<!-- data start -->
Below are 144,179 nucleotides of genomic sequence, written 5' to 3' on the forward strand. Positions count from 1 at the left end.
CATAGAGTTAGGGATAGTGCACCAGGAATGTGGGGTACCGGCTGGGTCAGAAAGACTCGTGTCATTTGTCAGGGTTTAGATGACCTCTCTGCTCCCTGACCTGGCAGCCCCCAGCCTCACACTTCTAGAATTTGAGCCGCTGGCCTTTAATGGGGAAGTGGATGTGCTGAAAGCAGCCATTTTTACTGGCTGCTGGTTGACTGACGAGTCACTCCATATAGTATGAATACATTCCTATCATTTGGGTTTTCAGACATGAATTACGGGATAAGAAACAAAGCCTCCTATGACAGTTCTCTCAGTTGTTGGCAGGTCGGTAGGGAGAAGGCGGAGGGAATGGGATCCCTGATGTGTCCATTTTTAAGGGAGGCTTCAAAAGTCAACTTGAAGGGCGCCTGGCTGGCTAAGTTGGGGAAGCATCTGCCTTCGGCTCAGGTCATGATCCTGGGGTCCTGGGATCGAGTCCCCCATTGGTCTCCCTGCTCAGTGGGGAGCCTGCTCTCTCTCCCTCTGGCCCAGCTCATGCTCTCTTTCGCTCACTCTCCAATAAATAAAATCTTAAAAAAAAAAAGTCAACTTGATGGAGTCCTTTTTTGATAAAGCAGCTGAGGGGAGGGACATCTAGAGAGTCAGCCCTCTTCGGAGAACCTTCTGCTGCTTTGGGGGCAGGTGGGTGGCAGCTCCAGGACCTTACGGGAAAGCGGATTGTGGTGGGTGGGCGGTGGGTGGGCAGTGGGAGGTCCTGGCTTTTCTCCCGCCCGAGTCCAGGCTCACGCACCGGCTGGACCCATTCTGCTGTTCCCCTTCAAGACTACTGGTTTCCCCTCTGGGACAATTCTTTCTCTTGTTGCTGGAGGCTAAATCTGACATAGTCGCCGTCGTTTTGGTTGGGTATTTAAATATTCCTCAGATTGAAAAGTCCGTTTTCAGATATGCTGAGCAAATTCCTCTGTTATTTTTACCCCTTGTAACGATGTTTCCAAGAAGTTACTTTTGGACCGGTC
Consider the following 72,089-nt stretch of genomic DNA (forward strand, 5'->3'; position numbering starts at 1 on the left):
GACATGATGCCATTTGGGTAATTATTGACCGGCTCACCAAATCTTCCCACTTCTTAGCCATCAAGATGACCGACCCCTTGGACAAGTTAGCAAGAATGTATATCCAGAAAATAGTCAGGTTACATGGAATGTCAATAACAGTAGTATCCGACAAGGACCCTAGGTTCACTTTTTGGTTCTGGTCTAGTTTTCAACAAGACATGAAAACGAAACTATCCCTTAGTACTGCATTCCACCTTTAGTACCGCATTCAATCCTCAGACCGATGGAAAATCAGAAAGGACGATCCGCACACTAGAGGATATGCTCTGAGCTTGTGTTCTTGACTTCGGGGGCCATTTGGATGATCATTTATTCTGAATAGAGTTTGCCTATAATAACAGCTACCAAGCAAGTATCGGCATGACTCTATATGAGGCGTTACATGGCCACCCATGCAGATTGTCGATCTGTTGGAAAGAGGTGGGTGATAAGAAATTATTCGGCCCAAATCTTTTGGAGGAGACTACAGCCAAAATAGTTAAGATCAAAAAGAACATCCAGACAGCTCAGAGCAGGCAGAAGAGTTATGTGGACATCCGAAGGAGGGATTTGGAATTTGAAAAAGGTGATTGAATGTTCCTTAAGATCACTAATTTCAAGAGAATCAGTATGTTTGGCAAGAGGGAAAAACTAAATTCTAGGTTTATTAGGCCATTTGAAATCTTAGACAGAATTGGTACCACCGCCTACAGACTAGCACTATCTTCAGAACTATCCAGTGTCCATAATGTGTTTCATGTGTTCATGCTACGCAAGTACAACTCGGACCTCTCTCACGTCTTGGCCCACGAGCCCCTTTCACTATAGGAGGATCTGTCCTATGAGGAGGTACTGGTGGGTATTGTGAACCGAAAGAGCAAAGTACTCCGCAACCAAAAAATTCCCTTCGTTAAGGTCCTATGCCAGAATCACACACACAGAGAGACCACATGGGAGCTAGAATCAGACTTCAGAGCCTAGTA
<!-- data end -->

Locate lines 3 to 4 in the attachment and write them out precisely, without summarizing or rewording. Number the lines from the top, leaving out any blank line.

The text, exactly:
Consider the following 72,089-nt stretch of genomic DNA (forward strand, 5'->3'; position numbering starts at 1 on the left):
GACATGATGCCATTTGGGTAATTATTGACCGGCTCACCAAATCTTCCCACTTCTTAGCCATCAAGATGACCGACCCCTTGGACAAGTTAGCAAGAATGTATATCCAGAAAATAGTCAGGTTACATGGAATGTCAATAACAGTAGTATCCGACAAGGACCCTAGGTTCACTTTTTGGTTCTGGTCTAGTTTTCAACAAGACATGAAAACGAAACTATCCCTTAGTACTGCATTCCACCTTTAGTACCGCATTCAATCCTCAGACCGATGGAAAATCAGAAAGGACGATCCGCACACTAGAGGATATGCTCTGAGCTTGTGTTCTTGACTTCGGGGGCCATTTGGATGATCATTTATTCTGAATAGAGTTTGCCTATAATAACAGCTACCAAGCAAGTATCGGCATGACTCTATATGAGGCGTTACATGGCCACCCATGCAGATTGTCGATCTGTTGGAAAGAGGTGGGTGATAAGAAATTATTCGGCCCAAATCTTTTGGAGGAGACTACAGCCAAAATAGTTAAGATCAAAAAGAACATCCAGACAGCTCAGAGCAGGCAGAAGAGTTATGTGGACATCCGAAGGAGGGATTTGGAATTTGAAAAAGGTGATTGAATGTTCCTTAAGATCACTAATTTCAAGAGAATCAGTATGTTTGGCAAGAGGGAAAAACTAAATTCTAGGTTTATTAGGCCATTTGAAATCTTAGACAGAATTGGTACCACCGCCTACAGACTAGCACTATCTTCAGAACTATCCAGTGTCCATAATGTGTTTCATGTGTTCATGCTACGCAAGTACAACTCGGACCTCTCTCACGTCTTGGCCCACGAGCCCCTTTCACTATAGGAGGATCTGTCCTATGAGGAGGTACTGGTGGGTATTGTGAACCGAAAGAGCAAAGTACTCCGCAACCAAAAAATTCCCTTCGTTAAGGTCCTATGCCAGAATCACACACACAGAGAGACCACATGGGAGCTAGAATCAGACTTCAGAGCCTAGTA